The Whiskey Bards, |
The Recruiter ... & Free Rum Ain't Free
Yar! I be doing this review in pirate talk, for this album be -- *hack cough cough*
Fine, I'm not going to do the entire review in pirate talk. You try it; it's hard. It's hard even to get in the mindset. But the Whiskey Bards manage to hold the pirate's mindset, and talk the sailor's talk, and do it all in rhyme, for an entire hefty album titled The Recruiter ... & Free Rum Ain't Free. Not an album of tired old filks and standard issue sailing songs, either; more than half the songs here are originals, and the traditional numbers are often unusual enough to sound new even to old filk and folk song fans.
The Whiskey Bards may or may not be real pirates; but they are sure fearless enough. It's not many all-male pirate bands who'll deliver a romantic ballad like "Bell Bottom Trousers," a sort of "Navy Blues" for the pirate crowd, sung from a serving wench's perspective. They can get romantic on their own accord, of course, so long as it's in metaphor, and besides being funny, their tales of love have some of the canniest lines. They're not afraid to spill a few gallons of blood in battle, either, though of course they'd rather stick with rum aboard Robert Louis Stevenson's "The Derelict."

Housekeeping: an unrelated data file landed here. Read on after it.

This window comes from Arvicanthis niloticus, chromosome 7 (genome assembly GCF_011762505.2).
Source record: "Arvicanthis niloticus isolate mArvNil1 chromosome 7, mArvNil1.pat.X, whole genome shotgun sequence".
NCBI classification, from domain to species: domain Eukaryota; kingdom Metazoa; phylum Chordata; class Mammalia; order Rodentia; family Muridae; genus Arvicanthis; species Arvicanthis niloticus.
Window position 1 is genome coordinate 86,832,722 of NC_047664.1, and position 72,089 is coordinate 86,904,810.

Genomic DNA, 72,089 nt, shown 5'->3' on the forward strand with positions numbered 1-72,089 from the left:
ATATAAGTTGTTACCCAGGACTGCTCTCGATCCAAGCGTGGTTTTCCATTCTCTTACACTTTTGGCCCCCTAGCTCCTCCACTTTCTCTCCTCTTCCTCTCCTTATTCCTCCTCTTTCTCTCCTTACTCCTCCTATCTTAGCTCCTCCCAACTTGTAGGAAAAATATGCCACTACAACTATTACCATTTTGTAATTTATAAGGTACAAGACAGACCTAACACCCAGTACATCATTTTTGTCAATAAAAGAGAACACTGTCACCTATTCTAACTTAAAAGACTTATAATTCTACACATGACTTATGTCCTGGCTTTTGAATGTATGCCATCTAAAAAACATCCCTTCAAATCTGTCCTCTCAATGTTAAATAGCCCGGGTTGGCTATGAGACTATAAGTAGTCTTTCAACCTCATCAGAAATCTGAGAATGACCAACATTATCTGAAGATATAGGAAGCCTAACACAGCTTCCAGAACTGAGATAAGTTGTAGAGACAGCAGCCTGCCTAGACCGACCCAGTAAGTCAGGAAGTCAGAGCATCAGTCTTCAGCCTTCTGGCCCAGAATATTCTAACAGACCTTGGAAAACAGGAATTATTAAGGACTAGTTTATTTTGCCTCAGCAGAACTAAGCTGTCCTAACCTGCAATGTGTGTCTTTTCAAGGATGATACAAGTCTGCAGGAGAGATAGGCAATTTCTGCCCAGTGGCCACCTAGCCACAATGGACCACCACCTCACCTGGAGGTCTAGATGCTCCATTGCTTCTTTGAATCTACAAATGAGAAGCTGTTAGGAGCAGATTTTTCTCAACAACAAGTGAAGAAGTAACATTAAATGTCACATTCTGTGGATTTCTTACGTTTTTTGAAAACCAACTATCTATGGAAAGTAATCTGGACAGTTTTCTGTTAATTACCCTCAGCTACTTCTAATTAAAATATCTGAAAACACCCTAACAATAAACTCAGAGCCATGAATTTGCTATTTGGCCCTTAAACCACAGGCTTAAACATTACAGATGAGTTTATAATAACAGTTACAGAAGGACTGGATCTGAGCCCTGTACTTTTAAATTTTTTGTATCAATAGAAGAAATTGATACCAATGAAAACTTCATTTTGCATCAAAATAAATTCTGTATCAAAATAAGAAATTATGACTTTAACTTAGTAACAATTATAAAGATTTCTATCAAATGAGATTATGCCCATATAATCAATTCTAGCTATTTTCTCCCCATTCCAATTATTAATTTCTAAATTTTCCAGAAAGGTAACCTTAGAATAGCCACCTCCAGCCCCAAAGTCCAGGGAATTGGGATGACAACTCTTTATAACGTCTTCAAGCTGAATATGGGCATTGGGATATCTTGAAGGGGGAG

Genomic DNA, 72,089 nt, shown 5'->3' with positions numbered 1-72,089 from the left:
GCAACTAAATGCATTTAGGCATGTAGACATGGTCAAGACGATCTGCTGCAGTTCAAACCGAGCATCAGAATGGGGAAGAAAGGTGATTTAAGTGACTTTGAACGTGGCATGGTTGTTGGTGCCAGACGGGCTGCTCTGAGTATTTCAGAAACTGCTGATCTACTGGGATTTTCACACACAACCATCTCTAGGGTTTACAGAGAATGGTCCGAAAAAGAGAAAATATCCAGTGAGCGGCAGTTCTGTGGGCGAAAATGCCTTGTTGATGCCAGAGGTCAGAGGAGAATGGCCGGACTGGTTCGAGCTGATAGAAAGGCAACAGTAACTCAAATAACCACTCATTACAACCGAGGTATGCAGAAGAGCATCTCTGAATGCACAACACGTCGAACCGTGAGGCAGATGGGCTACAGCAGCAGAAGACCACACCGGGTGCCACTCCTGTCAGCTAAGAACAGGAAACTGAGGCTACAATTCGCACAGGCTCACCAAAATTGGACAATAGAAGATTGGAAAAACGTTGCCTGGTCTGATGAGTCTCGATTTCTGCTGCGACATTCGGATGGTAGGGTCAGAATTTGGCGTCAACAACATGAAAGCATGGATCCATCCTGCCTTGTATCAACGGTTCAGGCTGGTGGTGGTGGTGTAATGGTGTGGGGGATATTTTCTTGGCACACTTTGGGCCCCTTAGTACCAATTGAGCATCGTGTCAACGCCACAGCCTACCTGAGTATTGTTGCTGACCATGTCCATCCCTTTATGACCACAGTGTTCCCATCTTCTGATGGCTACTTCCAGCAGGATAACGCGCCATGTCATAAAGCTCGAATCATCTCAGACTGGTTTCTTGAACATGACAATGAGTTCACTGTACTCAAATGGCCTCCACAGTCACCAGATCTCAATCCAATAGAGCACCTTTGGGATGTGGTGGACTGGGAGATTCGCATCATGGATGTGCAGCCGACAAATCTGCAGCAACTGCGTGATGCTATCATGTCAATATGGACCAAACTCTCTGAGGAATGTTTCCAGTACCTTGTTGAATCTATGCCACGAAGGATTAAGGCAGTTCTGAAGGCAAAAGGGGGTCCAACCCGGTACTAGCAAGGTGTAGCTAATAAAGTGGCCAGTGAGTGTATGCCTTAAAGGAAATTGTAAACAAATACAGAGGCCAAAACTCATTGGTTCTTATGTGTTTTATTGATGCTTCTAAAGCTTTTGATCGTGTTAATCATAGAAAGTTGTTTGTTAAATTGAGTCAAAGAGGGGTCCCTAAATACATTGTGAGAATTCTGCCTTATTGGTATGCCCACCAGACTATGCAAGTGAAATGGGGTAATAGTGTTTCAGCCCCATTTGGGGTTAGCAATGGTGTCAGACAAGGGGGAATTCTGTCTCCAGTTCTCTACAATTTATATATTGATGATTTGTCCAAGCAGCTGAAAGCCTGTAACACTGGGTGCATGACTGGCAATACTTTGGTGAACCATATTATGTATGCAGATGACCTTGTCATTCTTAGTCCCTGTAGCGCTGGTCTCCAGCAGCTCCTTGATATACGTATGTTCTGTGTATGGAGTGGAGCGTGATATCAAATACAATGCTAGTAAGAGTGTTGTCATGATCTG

But the Bards are at their best when they're doing a bard's job, being canny and wise. They know how to warn a sailor of "The Recruiter" while using his rum-handed methods, and they have the latest gossip on the dangers of the sea, like "Devilish Mary." Their lessons don't come with lyric sheets, so it's as well that they sing clear and loud, if a touch plain. There's very little in the way of instrumentation to cover up the singing, and nothing about the Bards' performance is elaborate or in the least bit fancy. Nonetheless, they're possessed of a rare appeal. The Bards' voices aren't bad, the songs are all terrible good fun to sing and they are obviously having great good fun singing them -- and The Recruiter is looking for people to join the party. I'd advise taking the offer next time the drinks come round.
by Sarah Meador